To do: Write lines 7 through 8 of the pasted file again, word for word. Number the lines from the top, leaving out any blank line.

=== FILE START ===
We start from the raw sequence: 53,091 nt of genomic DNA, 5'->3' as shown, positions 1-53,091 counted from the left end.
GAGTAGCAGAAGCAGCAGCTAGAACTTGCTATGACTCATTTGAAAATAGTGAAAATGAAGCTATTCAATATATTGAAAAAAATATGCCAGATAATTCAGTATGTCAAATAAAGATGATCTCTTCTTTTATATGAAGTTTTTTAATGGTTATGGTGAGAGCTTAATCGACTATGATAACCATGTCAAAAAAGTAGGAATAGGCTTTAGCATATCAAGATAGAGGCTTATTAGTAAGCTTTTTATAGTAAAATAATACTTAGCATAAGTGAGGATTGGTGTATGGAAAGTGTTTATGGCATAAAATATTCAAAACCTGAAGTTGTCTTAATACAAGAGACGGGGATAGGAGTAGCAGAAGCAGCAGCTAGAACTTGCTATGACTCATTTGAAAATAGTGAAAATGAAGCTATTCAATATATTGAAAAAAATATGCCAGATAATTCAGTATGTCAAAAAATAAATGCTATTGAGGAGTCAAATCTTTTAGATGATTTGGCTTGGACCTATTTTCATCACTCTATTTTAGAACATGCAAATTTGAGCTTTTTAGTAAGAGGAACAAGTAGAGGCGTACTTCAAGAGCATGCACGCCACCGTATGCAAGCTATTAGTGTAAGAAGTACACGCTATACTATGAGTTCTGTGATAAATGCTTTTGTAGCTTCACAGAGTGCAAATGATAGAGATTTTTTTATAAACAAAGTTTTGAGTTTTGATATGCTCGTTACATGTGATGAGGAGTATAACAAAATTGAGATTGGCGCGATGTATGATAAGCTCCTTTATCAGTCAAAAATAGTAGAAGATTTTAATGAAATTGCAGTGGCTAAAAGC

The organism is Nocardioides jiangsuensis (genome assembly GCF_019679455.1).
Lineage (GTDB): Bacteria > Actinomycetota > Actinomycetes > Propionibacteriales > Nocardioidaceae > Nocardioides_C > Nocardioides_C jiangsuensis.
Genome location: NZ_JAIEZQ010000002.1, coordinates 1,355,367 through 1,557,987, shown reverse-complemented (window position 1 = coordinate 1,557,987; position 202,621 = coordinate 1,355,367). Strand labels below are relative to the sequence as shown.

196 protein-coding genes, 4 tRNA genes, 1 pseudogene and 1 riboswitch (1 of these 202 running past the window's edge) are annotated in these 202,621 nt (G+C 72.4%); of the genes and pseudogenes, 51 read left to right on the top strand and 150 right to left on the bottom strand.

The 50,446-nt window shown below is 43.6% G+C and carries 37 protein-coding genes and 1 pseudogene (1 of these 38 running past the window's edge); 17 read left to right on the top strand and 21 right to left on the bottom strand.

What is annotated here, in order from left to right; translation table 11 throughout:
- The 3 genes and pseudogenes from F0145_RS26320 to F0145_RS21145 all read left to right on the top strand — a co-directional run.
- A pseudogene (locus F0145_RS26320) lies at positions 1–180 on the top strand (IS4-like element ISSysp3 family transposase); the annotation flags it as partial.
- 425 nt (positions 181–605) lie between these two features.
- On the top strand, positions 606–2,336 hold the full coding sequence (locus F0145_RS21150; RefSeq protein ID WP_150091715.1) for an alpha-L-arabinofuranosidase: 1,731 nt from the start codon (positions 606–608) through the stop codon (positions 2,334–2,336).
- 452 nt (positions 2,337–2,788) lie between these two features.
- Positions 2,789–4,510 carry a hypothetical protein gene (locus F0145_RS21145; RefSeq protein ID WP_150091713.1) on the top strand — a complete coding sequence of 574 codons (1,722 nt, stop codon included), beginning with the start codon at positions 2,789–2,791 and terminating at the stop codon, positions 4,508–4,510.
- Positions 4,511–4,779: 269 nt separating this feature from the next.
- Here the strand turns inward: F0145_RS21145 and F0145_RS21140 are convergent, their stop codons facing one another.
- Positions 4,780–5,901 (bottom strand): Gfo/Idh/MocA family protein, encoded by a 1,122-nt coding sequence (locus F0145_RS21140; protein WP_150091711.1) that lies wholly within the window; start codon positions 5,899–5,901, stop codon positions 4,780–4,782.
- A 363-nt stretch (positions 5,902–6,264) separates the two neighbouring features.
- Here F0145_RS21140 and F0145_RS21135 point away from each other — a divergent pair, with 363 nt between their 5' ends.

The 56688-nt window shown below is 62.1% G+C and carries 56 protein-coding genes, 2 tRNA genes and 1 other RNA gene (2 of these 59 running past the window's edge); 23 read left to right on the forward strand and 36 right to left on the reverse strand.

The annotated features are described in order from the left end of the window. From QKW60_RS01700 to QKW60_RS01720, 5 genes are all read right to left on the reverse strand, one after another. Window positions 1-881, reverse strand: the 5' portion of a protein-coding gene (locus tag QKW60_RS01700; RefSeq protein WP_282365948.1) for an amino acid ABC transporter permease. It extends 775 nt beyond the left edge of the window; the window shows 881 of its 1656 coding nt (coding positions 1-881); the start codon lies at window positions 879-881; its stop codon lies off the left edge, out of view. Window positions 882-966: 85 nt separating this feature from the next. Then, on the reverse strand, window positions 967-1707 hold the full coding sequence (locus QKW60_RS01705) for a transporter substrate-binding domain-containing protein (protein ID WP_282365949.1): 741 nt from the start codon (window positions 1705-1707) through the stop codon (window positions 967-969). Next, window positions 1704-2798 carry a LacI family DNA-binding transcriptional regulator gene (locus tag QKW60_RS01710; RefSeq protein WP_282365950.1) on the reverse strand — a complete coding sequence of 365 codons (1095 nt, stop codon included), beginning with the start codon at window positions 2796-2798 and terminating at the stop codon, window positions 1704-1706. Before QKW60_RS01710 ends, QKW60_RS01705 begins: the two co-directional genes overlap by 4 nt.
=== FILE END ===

The 50,446-nt window shown below is 43.6% G+C and carries 37 protein-coding genes and 1 pseudogene (1 of these 38 running past the window's edge); 17 read left to right on the top strand and 21 right to left on the bottom strand.

What is annotated here, in order from left to right; translation table 11 throughout: